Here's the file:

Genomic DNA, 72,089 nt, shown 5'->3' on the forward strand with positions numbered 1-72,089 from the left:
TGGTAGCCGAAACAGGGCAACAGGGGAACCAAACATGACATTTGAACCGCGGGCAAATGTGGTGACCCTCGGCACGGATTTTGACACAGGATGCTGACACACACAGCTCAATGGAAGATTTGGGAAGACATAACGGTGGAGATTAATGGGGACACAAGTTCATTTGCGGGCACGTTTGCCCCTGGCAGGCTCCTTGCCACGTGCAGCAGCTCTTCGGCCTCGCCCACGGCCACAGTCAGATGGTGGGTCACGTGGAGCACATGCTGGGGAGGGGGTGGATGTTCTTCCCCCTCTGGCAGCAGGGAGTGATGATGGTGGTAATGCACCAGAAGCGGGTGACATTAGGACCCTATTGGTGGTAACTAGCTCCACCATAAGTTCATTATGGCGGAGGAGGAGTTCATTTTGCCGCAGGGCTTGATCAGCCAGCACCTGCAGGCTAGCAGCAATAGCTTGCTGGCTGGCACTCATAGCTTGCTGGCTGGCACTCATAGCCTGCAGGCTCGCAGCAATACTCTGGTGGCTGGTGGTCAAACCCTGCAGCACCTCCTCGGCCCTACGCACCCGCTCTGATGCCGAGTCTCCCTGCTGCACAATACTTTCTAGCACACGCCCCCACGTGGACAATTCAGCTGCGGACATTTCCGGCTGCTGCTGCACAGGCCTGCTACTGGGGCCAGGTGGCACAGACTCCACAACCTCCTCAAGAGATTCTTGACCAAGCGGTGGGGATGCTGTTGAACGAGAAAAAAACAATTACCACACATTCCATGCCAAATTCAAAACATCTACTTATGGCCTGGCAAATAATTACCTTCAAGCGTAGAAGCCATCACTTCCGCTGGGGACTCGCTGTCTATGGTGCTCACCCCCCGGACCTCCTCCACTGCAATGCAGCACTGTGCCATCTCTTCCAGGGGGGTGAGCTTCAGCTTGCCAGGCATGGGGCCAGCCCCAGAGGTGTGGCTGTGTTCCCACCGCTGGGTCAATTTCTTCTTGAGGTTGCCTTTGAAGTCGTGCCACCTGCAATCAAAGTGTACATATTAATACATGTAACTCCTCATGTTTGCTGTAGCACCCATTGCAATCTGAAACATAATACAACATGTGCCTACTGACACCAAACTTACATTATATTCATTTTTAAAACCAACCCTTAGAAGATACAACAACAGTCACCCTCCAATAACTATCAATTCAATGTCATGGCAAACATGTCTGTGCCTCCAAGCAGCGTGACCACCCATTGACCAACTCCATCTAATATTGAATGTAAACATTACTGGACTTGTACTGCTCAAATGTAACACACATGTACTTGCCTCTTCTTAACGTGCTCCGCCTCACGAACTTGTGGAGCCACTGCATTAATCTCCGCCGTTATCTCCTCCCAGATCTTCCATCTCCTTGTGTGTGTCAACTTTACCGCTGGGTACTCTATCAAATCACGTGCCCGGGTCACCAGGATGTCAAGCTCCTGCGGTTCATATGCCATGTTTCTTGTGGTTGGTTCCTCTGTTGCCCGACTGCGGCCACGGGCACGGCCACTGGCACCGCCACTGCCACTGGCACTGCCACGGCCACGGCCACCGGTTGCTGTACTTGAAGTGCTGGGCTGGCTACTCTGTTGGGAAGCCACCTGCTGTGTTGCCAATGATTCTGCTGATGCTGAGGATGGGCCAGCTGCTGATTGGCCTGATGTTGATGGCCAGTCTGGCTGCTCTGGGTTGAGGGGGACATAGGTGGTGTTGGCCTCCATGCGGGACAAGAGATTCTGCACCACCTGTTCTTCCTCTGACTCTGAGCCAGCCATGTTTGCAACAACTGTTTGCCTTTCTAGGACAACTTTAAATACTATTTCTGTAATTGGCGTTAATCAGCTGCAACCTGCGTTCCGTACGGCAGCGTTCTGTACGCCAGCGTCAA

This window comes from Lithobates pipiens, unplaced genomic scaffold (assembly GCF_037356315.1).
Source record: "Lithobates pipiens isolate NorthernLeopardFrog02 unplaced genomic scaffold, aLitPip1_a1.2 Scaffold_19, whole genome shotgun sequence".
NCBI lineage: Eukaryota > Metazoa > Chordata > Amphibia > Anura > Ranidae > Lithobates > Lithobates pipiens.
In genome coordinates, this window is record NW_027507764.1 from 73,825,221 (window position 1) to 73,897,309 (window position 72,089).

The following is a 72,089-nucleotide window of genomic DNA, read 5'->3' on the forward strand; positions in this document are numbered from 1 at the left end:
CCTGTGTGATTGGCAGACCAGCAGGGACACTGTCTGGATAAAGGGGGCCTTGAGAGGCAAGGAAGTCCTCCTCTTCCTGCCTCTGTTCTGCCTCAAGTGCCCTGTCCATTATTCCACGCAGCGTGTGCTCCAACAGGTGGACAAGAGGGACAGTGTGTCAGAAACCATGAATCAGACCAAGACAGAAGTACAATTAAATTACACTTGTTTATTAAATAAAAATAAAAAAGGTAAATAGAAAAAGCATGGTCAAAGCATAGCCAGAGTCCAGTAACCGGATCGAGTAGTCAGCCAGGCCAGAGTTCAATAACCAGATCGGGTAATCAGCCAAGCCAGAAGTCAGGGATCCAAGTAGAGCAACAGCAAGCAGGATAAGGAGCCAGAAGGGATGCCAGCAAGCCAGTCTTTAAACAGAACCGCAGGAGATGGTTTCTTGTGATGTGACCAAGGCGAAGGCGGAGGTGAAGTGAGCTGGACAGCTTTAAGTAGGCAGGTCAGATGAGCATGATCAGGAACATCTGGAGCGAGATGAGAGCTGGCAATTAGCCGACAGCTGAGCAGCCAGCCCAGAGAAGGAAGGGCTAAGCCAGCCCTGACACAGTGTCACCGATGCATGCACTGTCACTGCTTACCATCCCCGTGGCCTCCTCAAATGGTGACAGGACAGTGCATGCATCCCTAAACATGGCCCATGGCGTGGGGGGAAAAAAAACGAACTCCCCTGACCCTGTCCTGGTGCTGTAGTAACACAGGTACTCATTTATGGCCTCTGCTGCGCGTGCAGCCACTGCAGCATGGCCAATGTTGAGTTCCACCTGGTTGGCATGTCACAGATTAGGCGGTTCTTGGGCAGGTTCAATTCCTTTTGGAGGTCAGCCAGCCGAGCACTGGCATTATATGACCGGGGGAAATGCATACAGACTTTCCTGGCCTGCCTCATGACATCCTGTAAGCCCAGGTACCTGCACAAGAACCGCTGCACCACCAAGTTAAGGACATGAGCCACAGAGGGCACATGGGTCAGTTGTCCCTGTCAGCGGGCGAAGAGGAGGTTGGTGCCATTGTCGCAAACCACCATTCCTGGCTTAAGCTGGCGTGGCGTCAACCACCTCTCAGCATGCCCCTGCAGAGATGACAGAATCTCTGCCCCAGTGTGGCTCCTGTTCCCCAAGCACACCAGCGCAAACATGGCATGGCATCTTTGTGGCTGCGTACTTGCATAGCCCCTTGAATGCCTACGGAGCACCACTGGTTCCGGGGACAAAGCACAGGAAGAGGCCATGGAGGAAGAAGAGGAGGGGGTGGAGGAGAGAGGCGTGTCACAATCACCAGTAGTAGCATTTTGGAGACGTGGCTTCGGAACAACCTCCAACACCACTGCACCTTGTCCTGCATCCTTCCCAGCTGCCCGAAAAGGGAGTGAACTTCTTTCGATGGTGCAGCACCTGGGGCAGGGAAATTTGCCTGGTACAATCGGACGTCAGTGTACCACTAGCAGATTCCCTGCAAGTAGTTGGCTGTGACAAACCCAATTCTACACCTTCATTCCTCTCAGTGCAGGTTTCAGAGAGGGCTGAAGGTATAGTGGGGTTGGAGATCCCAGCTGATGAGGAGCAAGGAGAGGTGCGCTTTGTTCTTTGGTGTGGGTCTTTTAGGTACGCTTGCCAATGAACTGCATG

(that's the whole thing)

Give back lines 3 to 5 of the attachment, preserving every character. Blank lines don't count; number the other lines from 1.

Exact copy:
This window comes from Lithobates pipiens, unplaced genomic scaffold (assembly GCF_037356315.1).
Source record: "Lithobates pipiens isolate NorthernLeopardFrog02 unplaced genomic scaffold, aLitPip1_a1.2 Scaffold_19, whole genome shotgun sequence".
NCBI lineage: Eukaryota > Metazoa > Chordata > Amphibia > Anura > Ranidae > Lithobates > Lithobates pipiens.